Sympathetic resonance becomes part of a magical act when a magical process or technique is used to bridge the gap between the identity of the person as s/he is and the identity of who s/he wants to become. For instance, if I do a sigil to attract more clients, I am not just attracting those clients, but also creating a sympathetic resonance between my current identity and an identity where I have more clients. The sigil acts as the medium for the sympathetic resonance between my current identity and the identity I want to connect to. By giving the future identity a medium through which to connect with me, I allow it to influence my current identity to take actions that will eventually produce the future identity I connected with (the implications for space/time magic should be obvious).

Even an act of magic such as invocation, where I invoke a deity or spirit, also involves creating sympathetic resonance between my identity before the invocation, my identity during the invocation, and the identity that is created after the invocation is done. The words I chant, the ceremonial tools I use, and the actions that I take are part of how I connect to not only the entity I am invoking, but the future identities of myself, i.e., the identity I have during the ritual and the identity that occurs after the ritual, but also as a result of the invocation. This brings up an important aspect of the second principle of identity, namely that for a change in identity to occur a change in consciousness also needs to occur. That change of consciousness can be subtle or overt.

An altered state of consciousness is an overt example. A person uses ritual, entheogens, or some other mechanism to alter hir consciousness and make hir receptive to the future identity s/he wants to merge with. The altered state of consciousness is the enabler of the sympathetic resonance, because it allows the current identity of the magician to be subsumed by the future identity of who s/he wants to become, which also represents the ideal change that will manifest to reality as a result of doing the act.

A subtle example of changing consciousness is recognizing a behavior that sabotages your efforts to manifest a possibility and choosing to consciously change that behavior. The behavior can be changed through meditation or other methods that allow you to reflectively explore the origin of the behavior as well imprint new behavior that allows you to manifest your goals. This entire process is a good example of the two principles of identity. The magician recognizes the behavior (and identity) that currently sabotages hir effort. S/he also recognizes the behavior (and identity) s/he wants to use in order to manifest hir goals. S/he creates sympathetic resonance by using a method such as meditation to go in and change the current behavior/identity into a better behavior/identity that will allow hir to manifest the possibility s/he seeks.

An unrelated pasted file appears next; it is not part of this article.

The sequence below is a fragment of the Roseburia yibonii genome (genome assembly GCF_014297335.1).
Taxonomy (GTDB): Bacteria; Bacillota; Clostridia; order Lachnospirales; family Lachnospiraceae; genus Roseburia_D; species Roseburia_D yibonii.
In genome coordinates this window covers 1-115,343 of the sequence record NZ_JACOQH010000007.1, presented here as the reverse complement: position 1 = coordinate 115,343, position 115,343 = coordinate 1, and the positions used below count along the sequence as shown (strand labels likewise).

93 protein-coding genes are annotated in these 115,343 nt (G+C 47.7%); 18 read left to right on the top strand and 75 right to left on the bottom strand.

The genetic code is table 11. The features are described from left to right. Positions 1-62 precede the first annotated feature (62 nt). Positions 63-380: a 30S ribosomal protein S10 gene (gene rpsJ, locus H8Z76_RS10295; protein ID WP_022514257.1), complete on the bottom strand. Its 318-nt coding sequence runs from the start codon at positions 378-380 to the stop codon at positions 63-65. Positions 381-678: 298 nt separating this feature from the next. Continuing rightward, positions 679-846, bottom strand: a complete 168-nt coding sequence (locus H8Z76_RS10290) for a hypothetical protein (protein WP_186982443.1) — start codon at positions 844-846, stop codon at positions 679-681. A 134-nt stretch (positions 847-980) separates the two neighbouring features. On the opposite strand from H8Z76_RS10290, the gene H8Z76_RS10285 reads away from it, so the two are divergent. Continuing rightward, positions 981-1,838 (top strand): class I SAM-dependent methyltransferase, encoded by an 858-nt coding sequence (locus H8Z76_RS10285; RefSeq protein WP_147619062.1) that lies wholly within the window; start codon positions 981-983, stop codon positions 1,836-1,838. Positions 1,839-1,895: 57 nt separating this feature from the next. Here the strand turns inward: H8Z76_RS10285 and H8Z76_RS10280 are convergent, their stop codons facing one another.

It should be evident now that identity is an essential dynamic of the process of magic, even as intent and will are. We ignore identity's role in magic at our own risk, if we argue that identity is antithetical to magic. In fact, identity can never be escaped or destroyed. It can, however, be changed and that is what makes a magician successful, i.e., recognizing how to take a concept like identity and make it work for you instead of trying to destroy it. Using the two principles I've discussed above can help you explore how to use identity in magical practice, as well as considering how it can be applied to mundane activities. More importantly, I hope this article illustrates the need to continue to refine our definitions of magic, by recognizing the need to question previous definitions, while also using our own hard-earned experience to guide us in determining how to make magic work in our own lives.


Image by EugeniusD80, courtesy of Creative Commons license.